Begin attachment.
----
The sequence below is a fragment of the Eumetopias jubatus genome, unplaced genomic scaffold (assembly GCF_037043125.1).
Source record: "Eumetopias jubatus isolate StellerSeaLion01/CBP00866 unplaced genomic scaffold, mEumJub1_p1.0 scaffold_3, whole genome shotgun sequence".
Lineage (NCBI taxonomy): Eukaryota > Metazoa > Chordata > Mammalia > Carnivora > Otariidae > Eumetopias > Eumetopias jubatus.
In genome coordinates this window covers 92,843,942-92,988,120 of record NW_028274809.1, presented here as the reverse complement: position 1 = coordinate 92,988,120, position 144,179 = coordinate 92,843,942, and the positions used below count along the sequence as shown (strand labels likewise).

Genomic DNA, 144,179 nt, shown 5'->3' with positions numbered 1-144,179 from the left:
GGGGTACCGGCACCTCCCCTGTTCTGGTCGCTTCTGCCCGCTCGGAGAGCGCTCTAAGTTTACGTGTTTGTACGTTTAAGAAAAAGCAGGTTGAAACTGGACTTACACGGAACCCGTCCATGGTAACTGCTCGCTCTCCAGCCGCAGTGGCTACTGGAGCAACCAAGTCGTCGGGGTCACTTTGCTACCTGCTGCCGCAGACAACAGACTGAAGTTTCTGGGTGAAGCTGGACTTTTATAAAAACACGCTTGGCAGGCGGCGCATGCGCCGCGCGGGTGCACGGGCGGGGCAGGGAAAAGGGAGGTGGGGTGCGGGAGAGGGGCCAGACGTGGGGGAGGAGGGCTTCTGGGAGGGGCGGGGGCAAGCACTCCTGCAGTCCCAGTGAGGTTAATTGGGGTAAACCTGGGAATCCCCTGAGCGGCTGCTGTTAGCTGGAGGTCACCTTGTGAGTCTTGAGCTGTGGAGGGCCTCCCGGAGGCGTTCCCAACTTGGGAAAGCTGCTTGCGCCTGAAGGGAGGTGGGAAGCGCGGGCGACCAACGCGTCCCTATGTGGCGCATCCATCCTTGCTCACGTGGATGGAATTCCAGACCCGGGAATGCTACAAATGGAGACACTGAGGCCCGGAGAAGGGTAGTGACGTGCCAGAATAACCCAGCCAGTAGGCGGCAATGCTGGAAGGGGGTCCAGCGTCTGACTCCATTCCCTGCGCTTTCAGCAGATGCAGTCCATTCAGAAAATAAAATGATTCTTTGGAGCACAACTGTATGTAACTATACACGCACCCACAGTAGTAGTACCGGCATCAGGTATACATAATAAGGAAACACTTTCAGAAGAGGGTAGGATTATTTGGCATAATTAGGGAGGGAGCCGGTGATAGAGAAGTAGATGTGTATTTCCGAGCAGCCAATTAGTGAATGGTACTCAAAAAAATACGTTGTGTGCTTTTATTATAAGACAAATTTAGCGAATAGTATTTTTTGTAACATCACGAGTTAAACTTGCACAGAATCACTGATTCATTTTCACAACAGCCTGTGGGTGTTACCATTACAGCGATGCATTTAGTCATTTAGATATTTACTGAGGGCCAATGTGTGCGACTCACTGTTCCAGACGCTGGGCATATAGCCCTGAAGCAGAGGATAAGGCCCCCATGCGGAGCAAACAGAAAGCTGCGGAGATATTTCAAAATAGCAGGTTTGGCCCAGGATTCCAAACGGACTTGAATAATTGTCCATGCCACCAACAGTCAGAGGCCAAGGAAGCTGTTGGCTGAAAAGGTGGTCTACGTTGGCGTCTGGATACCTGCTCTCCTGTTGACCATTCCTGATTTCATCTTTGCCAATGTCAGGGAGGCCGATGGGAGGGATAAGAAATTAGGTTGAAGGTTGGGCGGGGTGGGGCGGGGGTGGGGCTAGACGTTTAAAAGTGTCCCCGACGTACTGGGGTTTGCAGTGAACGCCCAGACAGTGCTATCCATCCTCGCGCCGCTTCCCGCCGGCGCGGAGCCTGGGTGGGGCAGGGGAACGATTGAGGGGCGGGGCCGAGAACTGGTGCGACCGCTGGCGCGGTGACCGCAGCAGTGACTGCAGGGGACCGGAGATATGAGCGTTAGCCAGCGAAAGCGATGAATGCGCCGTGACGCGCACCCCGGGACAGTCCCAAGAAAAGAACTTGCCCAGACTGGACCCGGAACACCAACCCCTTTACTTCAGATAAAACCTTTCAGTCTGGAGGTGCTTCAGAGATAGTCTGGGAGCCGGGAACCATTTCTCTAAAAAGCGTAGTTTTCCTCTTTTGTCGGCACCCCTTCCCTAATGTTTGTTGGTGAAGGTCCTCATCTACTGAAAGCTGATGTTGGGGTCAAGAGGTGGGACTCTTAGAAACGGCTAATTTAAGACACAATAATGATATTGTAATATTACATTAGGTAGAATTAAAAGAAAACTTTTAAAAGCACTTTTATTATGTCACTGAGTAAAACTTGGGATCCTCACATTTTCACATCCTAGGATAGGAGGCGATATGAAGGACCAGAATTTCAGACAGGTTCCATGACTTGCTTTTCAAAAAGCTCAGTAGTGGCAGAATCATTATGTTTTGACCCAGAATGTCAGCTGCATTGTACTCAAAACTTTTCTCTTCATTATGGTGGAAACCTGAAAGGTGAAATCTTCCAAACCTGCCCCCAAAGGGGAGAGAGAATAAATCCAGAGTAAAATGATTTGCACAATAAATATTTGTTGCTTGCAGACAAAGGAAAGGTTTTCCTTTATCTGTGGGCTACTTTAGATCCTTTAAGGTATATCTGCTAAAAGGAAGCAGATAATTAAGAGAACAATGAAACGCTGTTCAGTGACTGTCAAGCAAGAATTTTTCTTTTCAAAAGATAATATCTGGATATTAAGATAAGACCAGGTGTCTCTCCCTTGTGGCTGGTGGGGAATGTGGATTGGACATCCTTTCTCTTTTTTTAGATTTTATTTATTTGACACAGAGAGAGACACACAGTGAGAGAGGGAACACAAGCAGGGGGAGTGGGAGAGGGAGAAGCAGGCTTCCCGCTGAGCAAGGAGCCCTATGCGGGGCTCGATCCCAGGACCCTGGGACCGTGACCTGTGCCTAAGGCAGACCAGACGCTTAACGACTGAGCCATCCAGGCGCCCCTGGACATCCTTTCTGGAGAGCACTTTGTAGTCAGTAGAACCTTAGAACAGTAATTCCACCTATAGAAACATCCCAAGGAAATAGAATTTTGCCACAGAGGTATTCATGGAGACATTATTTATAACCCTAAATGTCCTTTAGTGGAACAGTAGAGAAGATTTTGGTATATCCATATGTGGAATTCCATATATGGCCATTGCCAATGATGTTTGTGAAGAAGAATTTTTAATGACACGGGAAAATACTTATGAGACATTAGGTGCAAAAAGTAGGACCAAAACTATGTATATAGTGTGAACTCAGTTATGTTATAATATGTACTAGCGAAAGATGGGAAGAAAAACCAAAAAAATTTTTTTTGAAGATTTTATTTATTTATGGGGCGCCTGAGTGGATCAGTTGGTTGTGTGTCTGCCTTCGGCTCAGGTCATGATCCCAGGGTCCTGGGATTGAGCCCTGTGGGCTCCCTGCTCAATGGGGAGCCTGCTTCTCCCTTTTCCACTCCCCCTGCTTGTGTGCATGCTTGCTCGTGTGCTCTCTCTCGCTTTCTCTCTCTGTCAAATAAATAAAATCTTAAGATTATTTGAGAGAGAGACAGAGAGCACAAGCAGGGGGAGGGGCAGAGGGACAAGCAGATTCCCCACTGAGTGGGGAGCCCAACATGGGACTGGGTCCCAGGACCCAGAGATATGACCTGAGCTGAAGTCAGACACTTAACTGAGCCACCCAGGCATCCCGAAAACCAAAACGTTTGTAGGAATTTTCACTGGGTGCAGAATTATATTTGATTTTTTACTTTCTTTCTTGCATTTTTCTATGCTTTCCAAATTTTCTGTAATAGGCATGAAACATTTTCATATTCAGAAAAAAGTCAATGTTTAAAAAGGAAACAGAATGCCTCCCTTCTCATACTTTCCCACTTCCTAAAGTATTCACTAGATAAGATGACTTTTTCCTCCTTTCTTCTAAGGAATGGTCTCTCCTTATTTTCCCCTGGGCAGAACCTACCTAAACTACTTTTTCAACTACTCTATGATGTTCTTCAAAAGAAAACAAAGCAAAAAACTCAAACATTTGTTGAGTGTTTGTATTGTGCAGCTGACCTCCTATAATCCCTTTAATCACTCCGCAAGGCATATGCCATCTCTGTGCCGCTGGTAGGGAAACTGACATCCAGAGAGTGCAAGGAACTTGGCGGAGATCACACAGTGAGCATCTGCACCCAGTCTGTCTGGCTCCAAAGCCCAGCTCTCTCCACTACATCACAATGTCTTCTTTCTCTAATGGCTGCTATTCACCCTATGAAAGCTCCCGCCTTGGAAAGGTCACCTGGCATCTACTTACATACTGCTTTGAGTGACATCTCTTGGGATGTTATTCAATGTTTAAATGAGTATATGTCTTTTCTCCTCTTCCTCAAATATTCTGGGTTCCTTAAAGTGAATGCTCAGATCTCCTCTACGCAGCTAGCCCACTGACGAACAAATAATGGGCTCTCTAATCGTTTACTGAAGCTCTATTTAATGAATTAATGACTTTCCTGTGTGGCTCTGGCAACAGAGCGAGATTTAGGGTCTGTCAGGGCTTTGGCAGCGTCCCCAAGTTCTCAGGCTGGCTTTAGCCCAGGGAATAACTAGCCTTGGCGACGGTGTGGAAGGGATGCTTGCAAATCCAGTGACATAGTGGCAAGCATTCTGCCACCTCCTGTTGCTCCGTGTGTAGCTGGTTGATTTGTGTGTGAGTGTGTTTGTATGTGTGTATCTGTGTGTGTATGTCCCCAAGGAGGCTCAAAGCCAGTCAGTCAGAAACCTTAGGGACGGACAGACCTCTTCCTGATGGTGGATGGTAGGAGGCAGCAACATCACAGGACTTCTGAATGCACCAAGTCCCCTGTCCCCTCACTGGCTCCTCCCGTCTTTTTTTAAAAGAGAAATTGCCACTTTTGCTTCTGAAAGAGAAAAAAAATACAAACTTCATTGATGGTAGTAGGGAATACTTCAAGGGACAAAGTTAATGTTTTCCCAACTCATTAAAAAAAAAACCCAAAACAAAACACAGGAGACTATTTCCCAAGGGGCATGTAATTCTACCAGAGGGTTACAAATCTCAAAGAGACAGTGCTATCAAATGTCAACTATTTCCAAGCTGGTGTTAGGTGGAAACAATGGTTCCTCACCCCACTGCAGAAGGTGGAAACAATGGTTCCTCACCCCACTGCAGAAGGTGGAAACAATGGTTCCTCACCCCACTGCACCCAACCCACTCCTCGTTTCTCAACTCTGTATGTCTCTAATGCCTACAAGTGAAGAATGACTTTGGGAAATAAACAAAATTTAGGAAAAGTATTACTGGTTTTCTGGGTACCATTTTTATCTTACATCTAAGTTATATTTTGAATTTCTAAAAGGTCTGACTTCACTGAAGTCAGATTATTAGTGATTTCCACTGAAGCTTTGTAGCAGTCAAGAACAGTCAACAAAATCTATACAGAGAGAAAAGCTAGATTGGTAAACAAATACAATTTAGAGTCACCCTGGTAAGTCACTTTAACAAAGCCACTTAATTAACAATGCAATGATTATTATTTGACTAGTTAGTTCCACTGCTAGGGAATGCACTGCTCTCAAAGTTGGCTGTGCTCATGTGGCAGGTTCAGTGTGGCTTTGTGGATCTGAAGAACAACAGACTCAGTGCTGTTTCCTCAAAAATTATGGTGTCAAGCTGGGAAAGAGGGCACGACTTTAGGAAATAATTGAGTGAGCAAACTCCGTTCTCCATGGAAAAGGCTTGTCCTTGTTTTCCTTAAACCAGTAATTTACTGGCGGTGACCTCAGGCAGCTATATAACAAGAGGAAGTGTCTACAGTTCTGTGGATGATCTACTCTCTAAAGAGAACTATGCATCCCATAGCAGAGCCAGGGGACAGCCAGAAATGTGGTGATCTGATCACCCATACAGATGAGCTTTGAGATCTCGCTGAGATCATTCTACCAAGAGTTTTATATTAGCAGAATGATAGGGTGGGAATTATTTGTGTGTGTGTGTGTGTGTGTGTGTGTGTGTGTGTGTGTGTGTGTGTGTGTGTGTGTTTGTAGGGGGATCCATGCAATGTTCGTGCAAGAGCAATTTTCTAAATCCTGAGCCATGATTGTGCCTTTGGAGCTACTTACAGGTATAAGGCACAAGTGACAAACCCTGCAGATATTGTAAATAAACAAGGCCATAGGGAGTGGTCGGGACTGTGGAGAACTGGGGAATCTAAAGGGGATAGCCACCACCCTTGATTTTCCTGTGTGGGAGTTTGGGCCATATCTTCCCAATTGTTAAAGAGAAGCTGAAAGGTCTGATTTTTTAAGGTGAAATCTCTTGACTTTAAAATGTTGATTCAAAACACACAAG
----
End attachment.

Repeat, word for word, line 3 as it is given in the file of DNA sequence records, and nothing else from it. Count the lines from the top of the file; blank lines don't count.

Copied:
Lineage (NCBI taxonomy): Eukaryota > Metazoa > Chordata > Mammalia > Carnivora > Otariidae > Eumetopias > Eumetopias jubatus.